Como Zoo is having a bit of a baby boom.
Kemala, a Sumatran orangutan born in January, clings like Velcro to her rope-swinging mama Markisawhile casting adorable glances at rapt humans through the glass. Skye the “little” giraffe, born at 145 pounds and 6 feet tall to the towering Clover, grows 4 to 6 inches a month. Like any toddler fascinated with a parent’s cellphone, she sticks her strong, long tongue through the bars in an attempt to snatch the walkie-talkie off her keeper’s belt.
Aptly named zebra foals Ruckus and Melee prance and stamp as their mothers, Thelma and Minnie, trot protective circles around them. Four tiny African hedgehogs, noses quivering, celebrate their transition to solid food — a delicious breakfast of mashed mealworms, cottage cheese and crickets. Hidden from view, February-born baby gorilla Arlene — sure to be a major attraction this summer at the free St. Paul zoo — prepares in a private day room with mom Dara and some “aunties” for her coming-out party.
Many a study has been conducted on why people go all melty at the sight of helpless, saucer-eyed infants, some suggesting that evolution has hard-wired us that way to ensure continuation of the species. The young of other species have similar drawing power, as demonstrated by the several thousand daily visitors to the Minnesota Zoo’s annual “Farm Babies” exhibit each April, and the packed primate and big-cat houses at Como every time a little furball joins the family.
“We could have a brand-new big animal and the babies will still get more visitor interaction and online photos,” said zookeeper Bree Barney, who looks not at all regretful that she gave up a corporate career to hang out with exotic creatures all day. “You never see babies in the wild because they’re hidden from predators, so glimpses of them are much more rare, even in wildlife magazines.”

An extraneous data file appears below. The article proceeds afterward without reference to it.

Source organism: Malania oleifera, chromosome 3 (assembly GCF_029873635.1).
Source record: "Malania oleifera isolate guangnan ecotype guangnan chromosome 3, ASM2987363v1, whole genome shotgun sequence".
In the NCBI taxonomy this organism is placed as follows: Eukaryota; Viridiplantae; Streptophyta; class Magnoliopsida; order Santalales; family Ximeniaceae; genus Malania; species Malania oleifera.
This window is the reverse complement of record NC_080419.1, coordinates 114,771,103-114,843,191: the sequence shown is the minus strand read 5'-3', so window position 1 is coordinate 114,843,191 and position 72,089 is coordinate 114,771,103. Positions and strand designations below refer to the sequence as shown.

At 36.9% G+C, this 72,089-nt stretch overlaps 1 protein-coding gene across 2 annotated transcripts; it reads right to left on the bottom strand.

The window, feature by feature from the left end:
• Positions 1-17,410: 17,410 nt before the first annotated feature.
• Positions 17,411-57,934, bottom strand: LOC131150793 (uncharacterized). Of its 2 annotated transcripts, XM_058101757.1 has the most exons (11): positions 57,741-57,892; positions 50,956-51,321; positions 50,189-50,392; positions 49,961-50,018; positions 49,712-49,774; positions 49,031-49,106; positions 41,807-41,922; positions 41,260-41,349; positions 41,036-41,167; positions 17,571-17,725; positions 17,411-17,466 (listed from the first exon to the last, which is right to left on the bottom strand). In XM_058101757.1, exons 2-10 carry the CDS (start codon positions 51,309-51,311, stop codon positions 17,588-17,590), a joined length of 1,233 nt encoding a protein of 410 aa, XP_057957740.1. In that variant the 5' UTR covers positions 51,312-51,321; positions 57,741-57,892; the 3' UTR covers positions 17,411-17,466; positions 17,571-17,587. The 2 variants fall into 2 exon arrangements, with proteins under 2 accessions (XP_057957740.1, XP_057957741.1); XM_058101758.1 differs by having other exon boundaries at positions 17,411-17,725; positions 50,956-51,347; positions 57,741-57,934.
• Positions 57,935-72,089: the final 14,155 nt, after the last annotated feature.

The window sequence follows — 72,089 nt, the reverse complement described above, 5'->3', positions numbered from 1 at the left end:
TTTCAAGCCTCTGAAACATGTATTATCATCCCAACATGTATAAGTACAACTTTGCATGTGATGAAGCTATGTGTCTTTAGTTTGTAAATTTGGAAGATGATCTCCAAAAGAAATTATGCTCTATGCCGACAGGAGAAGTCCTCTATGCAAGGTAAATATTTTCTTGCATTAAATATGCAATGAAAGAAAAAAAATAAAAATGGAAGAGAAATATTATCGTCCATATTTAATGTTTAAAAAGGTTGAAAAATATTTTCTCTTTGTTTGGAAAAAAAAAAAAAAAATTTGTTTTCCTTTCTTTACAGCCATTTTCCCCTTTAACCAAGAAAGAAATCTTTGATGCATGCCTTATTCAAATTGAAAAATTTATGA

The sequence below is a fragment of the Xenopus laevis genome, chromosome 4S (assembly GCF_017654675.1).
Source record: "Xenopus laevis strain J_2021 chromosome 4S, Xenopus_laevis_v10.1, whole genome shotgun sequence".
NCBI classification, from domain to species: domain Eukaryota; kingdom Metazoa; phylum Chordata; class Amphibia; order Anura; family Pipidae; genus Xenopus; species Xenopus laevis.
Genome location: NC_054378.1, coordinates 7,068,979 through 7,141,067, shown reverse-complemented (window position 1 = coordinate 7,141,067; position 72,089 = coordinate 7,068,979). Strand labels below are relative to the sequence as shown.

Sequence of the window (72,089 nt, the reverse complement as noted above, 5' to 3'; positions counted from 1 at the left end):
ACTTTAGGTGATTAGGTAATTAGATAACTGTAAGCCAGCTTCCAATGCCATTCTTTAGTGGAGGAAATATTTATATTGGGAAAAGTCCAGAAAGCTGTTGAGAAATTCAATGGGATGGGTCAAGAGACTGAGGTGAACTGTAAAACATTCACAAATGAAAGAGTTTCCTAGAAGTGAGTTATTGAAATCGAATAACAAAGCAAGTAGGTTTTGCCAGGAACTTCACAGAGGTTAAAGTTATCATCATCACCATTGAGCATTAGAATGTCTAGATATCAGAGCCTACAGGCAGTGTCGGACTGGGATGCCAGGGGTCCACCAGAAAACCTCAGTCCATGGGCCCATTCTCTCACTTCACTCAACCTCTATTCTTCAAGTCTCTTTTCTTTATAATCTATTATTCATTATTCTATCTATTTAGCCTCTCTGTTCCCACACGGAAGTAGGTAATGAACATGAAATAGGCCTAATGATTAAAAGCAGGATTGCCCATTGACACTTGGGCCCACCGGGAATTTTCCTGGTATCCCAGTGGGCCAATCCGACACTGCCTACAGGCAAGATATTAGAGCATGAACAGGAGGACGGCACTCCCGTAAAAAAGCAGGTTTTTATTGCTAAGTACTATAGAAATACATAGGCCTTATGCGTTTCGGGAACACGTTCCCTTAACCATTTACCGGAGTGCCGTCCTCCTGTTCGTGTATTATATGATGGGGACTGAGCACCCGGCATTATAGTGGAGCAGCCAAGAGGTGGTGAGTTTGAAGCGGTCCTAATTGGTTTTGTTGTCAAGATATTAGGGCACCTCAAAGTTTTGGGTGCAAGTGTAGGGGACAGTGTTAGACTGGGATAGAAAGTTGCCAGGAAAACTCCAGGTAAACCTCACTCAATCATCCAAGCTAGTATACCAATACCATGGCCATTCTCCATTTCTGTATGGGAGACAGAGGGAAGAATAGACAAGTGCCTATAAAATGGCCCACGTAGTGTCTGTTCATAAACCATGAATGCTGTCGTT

Some of the smaller baby animals at Como are used only for youth education, like the hedgehogs. Others, like the endangered pancake tortoise native to Kenya and Tanzania, are never on view because they’re being bred for species protection only. Barney slips on a pair of medical gloves to handle a days-old tortoise about the size of a Tater Tot, so none of her skin oil will transfer to its delicate, still-forming shell.
“It’s the first one born here, and one of the first in the country,” she said, placing the flat little rarity back into its carrying case, a repurposed cottage-cheese tub. “We recycle a lot of lunch containers around here,” she said.
While zoos do capitalize on baby cuteness to attract bigger crowds and more donations, the primary goal with breeding endangered species like orangs and gorillas is “preservation, as well as conservation of the entire natural world,” Barney said.
Such breeding doesn’t come without risks. In the tamarin play area, a little patch of hair rides his mother’s back like a dowager’s hump as she leaps through branches. It’s lucky that the males do most of the child care with this species, because there’s only a 50/50 chance the first-time mother will know what to do.
Heartbreak is also always a possibility. Last fall, a new gorilla at Como — the first in 55 years there — weakened and died not long after being born, despite efforts to save it.
Baby gorilla Arlene is faring much better, Barney said. She is scheduled to make her highly anticipated public debut in May. By August, Skye the young giraffe will be the main attraction at a new feeding station where visitors can wave leaves of romaine lettuce her way.